From 1999 through the end of 2000, it became MRR’s task to document the unwanted impacts of OHVs and the policies and practices that wittingly and unwittingly promote them. Beginning with a small group of ten steering committee members in Duluth, MRR called upon established environmental groups to join in data collection. Over the next year grassroots participation swelled to as many as a hundred MRR members and other volunteers who contributed photos, public documents, research, and scholarly writing to the project.

Given the great vacuum of information, the absence of any forum for meaningful public participation, and the DNR’s determination to promote and accelerate use of these machines, Minnesotans exasperated by pervasive OHV damage responded to e-mail, newsletter, and public meeting requests for involvement with the project. In the end, MRR member volunteers united to produce MRR’s nationally recognized, landmark, evidentiary report Off-Highway Vehicles in Minnesota.

MRR’s report objectives included educating the public, media, and public officials about OHV damage to forests and wetlands. We knew that by January 1, 2001, the DNR commissioner was to sign-off on a “permanent classification system” for our state forests that could potentially provide these machines with open access. We hoped that our report would convince the commissioner to restrict this access.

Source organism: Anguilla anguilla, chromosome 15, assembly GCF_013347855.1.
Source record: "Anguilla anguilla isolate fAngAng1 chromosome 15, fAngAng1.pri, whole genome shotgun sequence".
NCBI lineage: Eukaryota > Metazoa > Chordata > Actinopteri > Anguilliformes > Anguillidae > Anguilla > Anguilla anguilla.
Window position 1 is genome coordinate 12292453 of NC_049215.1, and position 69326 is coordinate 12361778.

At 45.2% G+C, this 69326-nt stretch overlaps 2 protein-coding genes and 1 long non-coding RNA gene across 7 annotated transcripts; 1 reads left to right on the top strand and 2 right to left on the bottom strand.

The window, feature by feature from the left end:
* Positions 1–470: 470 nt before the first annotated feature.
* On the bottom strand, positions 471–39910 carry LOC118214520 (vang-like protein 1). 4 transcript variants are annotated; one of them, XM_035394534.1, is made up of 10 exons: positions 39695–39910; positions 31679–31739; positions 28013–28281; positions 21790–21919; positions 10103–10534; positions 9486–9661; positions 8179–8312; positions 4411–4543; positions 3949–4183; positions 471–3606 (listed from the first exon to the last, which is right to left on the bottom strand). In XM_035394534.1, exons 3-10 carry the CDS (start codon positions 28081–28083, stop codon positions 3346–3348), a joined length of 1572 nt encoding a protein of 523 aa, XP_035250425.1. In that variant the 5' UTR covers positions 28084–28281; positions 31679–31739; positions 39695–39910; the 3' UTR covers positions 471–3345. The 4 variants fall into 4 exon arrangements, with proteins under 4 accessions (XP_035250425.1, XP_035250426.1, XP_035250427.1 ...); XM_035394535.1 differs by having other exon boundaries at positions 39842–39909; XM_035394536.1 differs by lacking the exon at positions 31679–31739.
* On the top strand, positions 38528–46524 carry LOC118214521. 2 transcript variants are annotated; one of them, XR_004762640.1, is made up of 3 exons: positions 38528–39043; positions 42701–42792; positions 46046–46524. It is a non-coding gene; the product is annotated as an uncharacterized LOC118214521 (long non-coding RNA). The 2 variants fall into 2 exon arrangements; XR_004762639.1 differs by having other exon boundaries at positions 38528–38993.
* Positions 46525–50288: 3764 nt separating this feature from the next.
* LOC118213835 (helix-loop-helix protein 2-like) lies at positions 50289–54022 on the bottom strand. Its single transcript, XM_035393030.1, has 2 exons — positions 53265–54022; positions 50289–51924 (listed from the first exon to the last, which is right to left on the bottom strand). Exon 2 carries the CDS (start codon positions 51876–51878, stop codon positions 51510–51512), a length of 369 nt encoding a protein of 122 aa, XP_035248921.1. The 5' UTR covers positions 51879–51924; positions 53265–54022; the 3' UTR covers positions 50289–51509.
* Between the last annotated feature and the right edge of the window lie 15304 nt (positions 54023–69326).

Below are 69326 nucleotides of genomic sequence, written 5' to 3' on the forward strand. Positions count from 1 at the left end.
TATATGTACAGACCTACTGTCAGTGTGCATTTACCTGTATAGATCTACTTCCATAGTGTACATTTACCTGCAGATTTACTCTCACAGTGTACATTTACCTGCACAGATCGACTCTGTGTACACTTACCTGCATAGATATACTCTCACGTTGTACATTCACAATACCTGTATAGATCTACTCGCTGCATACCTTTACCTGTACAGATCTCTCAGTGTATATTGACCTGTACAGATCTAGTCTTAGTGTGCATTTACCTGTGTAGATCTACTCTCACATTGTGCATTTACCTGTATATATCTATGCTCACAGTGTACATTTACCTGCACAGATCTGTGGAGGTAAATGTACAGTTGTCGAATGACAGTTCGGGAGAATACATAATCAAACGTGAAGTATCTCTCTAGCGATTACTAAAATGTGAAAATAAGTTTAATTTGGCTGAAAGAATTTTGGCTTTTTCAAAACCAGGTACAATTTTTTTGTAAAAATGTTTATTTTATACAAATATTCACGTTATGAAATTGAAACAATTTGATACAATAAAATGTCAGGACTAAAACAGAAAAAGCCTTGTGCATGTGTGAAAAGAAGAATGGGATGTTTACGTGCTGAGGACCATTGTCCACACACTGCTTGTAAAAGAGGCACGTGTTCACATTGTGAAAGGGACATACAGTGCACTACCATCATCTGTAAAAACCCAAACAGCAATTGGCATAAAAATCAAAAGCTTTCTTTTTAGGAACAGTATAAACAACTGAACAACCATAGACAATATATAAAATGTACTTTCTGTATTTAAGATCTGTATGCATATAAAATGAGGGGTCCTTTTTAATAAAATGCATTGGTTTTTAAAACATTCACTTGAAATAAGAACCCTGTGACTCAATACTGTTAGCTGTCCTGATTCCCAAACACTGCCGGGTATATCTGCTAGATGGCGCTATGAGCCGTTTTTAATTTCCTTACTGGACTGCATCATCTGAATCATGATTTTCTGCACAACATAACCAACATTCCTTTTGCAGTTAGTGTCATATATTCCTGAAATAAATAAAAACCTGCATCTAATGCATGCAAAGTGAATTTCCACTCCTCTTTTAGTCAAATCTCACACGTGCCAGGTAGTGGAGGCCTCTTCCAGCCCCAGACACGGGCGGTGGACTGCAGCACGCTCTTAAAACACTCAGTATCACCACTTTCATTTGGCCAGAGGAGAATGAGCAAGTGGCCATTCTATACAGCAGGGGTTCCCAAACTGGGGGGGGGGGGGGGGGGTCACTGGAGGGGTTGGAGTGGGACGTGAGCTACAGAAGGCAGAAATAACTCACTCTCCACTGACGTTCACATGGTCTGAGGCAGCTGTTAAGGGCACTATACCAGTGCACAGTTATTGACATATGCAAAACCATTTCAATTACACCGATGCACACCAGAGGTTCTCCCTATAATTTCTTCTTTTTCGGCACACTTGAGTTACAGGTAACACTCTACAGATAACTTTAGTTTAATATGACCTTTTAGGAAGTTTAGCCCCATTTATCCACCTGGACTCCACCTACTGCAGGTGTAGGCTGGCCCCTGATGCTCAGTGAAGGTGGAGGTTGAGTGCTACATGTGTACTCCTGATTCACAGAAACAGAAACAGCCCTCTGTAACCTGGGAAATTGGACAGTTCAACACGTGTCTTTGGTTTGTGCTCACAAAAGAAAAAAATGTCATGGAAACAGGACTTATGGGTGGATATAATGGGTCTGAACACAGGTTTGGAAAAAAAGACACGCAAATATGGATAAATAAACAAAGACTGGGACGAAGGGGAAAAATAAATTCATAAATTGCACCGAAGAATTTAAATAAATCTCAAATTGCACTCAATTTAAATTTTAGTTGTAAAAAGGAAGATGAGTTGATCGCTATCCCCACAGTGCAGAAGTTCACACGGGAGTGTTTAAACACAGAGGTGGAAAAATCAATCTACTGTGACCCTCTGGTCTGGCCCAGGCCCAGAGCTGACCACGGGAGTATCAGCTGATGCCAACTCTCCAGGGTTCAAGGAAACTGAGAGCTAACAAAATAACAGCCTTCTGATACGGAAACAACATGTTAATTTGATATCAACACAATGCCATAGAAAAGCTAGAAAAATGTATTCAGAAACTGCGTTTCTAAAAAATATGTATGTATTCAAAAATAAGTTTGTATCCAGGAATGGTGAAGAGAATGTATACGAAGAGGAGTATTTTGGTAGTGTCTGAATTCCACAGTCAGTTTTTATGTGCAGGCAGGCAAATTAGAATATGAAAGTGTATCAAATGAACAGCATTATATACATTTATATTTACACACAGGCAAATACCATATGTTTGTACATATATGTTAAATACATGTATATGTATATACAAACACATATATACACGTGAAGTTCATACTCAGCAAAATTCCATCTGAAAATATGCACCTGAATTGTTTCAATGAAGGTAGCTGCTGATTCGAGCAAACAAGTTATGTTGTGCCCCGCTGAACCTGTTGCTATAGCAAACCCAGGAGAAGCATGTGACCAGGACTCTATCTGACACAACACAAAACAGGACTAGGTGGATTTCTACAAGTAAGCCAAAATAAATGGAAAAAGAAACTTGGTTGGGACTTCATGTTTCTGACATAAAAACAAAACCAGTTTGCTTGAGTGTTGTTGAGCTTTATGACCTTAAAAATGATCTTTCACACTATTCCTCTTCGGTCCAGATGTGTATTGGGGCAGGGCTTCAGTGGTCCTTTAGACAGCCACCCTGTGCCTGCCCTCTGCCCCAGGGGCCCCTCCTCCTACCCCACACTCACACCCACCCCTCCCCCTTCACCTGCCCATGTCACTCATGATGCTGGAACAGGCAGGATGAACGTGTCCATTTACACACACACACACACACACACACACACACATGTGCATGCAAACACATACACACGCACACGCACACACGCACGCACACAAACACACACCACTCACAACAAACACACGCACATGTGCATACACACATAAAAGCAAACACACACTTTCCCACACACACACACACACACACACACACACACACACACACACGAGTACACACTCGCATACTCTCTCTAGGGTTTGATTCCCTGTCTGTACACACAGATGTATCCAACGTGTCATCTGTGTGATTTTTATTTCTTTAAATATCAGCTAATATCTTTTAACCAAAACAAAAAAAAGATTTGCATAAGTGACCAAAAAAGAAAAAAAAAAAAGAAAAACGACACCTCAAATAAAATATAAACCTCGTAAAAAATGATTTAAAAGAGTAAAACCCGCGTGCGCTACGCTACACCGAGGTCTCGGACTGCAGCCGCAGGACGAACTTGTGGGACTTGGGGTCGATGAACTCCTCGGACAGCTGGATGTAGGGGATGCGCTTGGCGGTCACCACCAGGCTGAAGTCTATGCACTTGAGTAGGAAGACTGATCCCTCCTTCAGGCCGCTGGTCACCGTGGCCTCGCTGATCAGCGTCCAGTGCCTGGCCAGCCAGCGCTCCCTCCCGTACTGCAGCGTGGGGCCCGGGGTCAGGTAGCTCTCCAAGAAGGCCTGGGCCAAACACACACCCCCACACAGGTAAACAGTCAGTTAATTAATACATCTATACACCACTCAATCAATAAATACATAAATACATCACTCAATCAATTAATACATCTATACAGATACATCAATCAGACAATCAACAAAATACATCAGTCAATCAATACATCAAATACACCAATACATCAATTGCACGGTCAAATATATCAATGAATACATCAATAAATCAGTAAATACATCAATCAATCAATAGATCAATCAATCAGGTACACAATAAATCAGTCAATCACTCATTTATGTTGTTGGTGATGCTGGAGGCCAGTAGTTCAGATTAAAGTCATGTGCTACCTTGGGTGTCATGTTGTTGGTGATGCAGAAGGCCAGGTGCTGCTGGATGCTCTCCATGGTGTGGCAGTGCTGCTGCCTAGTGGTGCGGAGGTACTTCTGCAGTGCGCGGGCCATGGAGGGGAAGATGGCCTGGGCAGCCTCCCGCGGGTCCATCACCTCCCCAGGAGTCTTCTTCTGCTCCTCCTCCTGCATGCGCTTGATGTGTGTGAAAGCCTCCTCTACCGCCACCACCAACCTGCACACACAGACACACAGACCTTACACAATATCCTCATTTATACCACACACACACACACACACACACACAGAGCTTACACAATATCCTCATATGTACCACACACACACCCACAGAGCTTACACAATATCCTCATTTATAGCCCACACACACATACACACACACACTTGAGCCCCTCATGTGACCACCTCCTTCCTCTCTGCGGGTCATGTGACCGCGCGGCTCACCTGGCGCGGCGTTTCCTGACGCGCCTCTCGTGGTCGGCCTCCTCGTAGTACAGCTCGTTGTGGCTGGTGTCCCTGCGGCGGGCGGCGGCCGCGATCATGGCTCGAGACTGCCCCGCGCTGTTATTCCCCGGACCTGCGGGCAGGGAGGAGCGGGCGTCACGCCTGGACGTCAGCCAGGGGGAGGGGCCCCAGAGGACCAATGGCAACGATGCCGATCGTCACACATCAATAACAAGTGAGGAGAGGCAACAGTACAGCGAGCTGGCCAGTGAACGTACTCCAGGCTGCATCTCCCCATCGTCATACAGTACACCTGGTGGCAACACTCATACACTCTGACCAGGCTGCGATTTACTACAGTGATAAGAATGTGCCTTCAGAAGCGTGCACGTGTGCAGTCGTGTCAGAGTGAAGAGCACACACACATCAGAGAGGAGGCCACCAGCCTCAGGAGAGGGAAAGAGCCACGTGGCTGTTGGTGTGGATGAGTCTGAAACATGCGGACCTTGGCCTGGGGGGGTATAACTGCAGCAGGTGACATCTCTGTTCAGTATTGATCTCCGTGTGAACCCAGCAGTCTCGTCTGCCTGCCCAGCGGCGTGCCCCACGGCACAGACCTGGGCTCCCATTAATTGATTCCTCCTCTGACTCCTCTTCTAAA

Collaborating with other groups, MRR scheduled a meeting with the commissioner to discuss report recommendations. In the weeks prior to this meeting we worked extensively and successfully behind the scenes with print, radio, and TV media to release the report in conjunction with this meeting. We had provided the DNR with an advance copy of the report for verification of factual content. Sadly, despite our year’s worth of work and solid documentation, the DNR chose to permanently open 48 of Minnesota’s 53 state forests to OHVs without public comment or notification. We live today with the accumulating impacts of this decision.